Data synthesis

We planned to use the standard methods of the Neonatal Review Group to synthesise the data. If there were eligible studies to conduct a meta-analysis, weighted mean difference with a 95% confidence interval would be used for the continuous variables and relative risk and risk difference with 95% confidence interval for categorical variables. Number needed to treat (NNT) and number needed to harm (NNH) also would have been calculated if appropriate. To conduct the meta-analysis, it was planned to use a fixed-effect model. If any cluster trials were included in the review these studies would have been analysed separately from non-cluster trials using the inverse variance (IV) method, in consultation with the Cochrane Neonatal Review Group statistician. Data analysis was to be undertaken by using RevMan 5 software. If there were studies not suitable for meta-analysis then results of these studies would have been summarised either in narrative form or in tables. Instruments were to be analysed using separate comparisons according to the type of instrument.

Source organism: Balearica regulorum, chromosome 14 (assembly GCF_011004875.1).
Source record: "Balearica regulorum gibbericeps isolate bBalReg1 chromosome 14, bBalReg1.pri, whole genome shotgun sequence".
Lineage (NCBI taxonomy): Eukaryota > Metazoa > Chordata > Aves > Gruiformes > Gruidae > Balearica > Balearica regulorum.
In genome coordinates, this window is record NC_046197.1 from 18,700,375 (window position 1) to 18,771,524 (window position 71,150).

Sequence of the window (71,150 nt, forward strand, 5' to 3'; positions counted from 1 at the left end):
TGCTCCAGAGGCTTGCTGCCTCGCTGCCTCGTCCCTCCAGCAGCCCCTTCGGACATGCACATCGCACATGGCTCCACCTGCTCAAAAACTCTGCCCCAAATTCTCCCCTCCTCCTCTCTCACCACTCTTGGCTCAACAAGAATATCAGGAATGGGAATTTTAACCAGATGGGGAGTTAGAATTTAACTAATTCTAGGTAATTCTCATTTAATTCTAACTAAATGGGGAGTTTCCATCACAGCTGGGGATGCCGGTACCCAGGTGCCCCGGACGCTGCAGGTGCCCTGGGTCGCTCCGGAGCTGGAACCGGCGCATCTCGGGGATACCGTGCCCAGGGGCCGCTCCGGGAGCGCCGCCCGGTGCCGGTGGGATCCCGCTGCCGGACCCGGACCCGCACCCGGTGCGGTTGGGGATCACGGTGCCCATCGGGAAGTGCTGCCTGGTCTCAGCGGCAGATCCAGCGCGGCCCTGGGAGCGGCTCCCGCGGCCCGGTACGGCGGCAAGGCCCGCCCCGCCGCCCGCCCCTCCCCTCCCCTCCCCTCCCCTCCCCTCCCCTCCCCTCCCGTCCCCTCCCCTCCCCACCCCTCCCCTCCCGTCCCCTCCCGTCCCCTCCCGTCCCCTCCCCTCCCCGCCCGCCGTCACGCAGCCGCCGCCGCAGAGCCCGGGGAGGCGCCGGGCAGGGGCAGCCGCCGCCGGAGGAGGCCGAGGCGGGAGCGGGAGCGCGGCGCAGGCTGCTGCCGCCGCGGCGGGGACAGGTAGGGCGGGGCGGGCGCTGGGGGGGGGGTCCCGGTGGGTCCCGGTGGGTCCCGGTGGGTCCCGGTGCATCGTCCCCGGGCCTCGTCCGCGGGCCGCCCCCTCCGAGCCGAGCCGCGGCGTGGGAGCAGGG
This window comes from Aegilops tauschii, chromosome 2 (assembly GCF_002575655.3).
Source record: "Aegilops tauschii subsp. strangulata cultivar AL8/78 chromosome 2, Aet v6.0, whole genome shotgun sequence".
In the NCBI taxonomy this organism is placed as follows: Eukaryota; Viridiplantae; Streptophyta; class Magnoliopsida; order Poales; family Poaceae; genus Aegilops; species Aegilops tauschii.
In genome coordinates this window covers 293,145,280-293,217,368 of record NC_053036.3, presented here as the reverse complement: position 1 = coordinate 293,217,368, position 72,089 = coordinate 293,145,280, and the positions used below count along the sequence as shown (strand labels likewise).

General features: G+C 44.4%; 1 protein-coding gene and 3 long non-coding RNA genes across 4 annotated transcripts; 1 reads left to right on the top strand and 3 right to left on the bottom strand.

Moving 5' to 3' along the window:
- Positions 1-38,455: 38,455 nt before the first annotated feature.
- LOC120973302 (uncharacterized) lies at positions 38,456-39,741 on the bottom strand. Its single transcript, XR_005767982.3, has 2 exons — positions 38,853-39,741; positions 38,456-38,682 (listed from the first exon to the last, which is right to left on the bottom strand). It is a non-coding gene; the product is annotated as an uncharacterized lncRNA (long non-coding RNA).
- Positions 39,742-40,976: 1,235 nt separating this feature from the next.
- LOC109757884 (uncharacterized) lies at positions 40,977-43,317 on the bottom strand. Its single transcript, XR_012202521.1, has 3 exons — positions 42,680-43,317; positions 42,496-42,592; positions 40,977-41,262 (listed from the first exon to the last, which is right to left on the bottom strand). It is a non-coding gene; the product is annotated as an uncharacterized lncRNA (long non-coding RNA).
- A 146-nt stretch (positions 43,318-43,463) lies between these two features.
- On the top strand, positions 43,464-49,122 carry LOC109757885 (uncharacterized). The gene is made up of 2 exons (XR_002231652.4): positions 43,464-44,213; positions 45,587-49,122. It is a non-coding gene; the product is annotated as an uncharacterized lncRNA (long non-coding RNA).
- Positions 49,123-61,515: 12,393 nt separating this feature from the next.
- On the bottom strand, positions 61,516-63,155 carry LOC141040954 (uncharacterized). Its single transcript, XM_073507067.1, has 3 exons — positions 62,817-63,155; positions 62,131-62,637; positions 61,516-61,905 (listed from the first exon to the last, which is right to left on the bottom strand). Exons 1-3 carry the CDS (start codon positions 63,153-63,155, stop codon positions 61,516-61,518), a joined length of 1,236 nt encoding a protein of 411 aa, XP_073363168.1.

Subgroup analysis and investigation of heterogeneity

Subgroup analysis was planned for the following subgroups, if data were available: gestational age at birth (extremely preterm < 28 weeks; moderately preterm 28 to 31 weeks; and mildly preterm 32 to 37 weeks) and chosen method of feeding (breast or bottle feeding). Post hoc subgroup analysis would be performed to detect the heterogeneous trials.

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Results

Description of studies

See: Characterstics of excluded studies.